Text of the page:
International migration is not a new phenomenon for the globetrotting Indians who today constitute more than twenty-five millions living either permanently or temporarily in different countries around the world. While several studies have been conducted concerning the consequences of Indian emigration on the culture and economy of the host society and the socioeconomic impacts on India, there is hardly any systematic study on how this international migration affects the political economy of India’s development. Devesh Kapur’s book Diaspora, Development, and Democracy fills this gap by presenting a nuanced understanding of the phenomenon of international migration and its impact on India. The international labour migration, ‘the third and missing leg of globalization triad’ (p. 2), has produced mixed consequences for the country of origin and the country of destination. This book shows in what ways these consequences can be studied from the perspective of the country of origin and how international migration has affected the political economy of India.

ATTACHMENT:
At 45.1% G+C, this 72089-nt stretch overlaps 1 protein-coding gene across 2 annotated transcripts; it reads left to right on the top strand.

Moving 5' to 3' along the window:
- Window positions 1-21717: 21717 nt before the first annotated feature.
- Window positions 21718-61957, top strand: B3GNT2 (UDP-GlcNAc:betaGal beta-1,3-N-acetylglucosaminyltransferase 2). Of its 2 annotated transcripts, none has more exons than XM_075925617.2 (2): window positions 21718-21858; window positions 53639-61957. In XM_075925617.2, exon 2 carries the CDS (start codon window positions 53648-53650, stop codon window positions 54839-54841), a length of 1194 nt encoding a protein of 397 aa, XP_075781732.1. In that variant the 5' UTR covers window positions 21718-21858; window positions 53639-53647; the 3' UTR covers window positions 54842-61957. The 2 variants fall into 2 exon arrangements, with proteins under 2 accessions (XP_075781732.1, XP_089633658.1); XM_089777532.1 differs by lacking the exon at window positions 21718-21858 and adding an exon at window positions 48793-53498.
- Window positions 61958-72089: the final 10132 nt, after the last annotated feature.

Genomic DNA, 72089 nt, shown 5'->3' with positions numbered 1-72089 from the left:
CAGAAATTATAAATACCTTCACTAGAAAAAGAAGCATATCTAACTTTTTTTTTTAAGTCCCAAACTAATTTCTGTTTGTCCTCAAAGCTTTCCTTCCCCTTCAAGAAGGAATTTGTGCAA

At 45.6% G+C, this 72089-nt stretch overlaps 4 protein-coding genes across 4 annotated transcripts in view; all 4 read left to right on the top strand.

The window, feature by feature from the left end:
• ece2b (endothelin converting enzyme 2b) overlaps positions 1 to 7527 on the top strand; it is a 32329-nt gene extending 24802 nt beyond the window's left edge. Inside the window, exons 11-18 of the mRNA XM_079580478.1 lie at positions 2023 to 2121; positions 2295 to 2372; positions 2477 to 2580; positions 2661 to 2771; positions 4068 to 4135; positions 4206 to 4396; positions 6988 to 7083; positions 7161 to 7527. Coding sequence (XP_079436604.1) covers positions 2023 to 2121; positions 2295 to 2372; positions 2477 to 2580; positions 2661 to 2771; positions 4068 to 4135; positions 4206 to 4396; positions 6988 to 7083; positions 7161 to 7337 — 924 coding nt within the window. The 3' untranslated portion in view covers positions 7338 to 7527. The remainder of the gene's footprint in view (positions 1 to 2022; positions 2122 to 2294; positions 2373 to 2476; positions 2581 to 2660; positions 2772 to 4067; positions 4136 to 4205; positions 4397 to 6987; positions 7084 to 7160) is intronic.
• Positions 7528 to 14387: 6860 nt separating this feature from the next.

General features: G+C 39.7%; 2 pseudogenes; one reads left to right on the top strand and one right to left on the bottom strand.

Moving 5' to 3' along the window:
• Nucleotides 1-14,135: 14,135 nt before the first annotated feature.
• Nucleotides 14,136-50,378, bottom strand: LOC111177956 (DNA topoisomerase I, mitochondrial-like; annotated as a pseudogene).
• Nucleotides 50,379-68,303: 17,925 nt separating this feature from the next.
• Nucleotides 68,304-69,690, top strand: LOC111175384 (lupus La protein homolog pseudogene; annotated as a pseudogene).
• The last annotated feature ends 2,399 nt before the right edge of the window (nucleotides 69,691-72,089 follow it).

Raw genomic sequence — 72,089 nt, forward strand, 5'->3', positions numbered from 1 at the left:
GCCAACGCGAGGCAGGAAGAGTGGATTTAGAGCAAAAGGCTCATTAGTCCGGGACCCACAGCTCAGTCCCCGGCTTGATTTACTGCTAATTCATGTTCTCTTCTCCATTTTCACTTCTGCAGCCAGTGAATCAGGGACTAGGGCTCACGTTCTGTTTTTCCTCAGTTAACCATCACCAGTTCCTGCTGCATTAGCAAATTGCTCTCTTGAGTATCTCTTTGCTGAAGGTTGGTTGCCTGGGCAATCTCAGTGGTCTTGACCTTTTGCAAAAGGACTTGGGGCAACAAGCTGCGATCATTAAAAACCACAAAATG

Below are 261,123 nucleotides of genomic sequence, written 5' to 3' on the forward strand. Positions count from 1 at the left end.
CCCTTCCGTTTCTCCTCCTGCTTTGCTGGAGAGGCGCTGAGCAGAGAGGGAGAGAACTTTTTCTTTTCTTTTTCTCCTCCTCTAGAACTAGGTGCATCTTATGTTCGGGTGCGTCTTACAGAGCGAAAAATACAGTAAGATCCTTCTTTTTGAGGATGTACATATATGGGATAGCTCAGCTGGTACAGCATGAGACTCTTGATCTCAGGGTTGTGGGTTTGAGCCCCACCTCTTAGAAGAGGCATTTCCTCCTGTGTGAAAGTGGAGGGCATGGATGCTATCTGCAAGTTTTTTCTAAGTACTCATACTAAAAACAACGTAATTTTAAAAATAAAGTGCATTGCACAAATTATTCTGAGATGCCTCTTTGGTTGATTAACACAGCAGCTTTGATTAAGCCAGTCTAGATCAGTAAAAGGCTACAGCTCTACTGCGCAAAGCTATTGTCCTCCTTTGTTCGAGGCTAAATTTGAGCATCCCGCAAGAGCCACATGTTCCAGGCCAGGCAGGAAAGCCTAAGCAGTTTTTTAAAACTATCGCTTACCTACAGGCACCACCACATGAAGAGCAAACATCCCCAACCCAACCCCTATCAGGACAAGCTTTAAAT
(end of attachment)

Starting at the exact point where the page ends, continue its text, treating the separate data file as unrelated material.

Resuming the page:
Kapur has tried to answer, with substantial empirical evidences and historical analysis, several key questions such as: ‘How do diasporas shape national identity? What are the effects of long-distance nationalism? Do diasporas amplify or attenuate cleavages in the country of origin? Do diasporic networks tend to support more hard-line political parties in the country of origin or do they instead create conditions that provide a countervailing force to nationalism?’ (p. 14).